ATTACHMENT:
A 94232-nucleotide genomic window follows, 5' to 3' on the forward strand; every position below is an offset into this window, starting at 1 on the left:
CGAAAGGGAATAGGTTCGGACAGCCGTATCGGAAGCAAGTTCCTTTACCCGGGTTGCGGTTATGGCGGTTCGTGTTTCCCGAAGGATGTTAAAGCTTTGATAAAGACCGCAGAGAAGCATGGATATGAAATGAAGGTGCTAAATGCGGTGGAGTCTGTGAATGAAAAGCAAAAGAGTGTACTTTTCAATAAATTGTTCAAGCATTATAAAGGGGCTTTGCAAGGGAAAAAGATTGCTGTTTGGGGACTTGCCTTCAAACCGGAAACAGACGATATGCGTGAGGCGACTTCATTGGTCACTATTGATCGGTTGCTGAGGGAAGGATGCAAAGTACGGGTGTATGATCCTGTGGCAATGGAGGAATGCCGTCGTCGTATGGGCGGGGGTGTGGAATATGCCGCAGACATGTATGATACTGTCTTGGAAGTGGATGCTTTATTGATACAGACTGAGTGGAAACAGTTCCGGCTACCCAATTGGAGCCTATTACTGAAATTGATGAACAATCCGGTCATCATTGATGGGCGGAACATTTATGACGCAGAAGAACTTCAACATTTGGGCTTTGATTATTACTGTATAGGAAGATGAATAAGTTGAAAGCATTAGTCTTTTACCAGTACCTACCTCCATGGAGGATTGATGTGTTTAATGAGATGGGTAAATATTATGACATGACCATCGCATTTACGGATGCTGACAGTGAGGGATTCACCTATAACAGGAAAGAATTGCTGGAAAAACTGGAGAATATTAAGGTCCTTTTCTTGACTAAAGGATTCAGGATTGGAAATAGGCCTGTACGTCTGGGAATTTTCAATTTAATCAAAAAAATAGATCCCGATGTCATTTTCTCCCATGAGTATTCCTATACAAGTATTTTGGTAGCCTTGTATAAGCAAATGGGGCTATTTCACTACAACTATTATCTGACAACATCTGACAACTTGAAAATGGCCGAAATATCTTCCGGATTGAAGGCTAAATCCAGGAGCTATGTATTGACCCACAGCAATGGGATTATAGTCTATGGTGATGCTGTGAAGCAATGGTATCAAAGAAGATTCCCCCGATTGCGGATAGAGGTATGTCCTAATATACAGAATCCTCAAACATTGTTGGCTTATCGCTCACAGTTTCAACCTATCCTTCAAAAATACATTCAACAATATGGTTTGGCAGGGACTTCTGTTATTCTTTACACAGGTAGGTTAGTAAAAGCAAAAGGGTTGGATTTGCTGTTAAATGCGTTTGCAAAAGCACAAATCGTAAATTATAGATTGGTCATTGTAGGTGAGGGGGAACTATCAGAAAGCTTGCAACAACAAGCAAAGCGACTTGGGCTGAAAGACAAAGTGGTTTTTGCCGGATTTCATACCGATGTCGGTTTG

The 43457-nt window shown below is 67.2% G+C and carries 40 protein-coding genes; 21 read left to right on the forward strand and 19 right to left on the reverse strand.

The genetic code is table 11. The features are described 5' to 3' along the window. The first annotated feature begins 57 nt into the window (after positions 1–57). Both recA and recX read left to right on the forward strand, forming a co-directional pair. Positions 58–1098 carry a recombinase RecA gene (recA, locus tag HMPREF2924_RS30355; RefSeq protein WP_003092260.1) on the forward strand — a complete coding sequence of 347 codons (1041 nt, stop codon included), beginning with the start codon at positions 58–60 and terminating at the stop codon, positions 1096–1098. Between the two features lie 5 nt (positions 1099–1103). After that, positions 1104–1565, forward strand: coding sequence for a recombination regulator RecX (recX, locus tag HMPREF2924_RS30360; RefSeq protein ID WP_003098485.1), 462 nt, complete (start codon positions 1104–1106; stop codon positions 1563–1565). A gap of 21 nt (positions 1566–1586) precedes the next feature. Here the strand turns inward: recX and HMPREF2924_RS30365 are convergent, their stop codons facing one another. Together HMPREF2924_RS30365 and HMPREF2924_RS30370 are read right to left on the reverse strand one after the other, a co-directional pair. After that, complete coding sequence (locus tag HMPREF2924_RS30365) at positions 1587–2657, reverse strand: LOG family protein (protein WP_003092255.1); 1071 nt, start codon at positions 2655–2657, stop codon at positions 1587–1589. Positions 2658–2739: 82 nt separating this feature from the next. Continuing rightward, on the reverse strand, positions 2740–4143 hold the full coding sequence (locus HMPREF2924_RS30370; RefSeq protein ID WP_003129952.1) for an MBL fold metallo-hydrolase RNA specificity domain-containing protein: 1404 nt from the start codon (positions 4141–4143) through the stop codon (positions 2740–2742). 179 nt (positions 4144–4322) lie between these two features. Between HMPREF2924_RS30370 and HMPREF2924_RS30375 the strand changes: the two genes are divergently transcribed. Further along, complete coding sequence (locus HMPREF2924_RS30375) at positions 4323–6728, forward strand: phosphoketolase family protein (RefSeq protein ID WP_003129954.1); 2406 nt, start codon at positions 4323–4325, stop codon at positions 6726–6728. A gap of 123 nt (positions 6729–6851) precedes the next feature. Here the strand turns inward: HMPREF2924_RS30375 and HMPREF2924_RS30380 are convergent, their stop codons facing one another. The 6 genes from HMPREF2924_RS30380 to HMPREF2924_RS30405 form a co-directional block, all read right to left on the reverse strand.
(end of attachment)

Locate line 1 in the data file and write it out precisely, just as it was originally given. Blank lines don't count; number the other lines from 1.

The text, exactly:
A 94232-nucleotide genomic window follows, 5' to 3' on the forward strand; every position below is an offset into this window, starting at 1 on the left: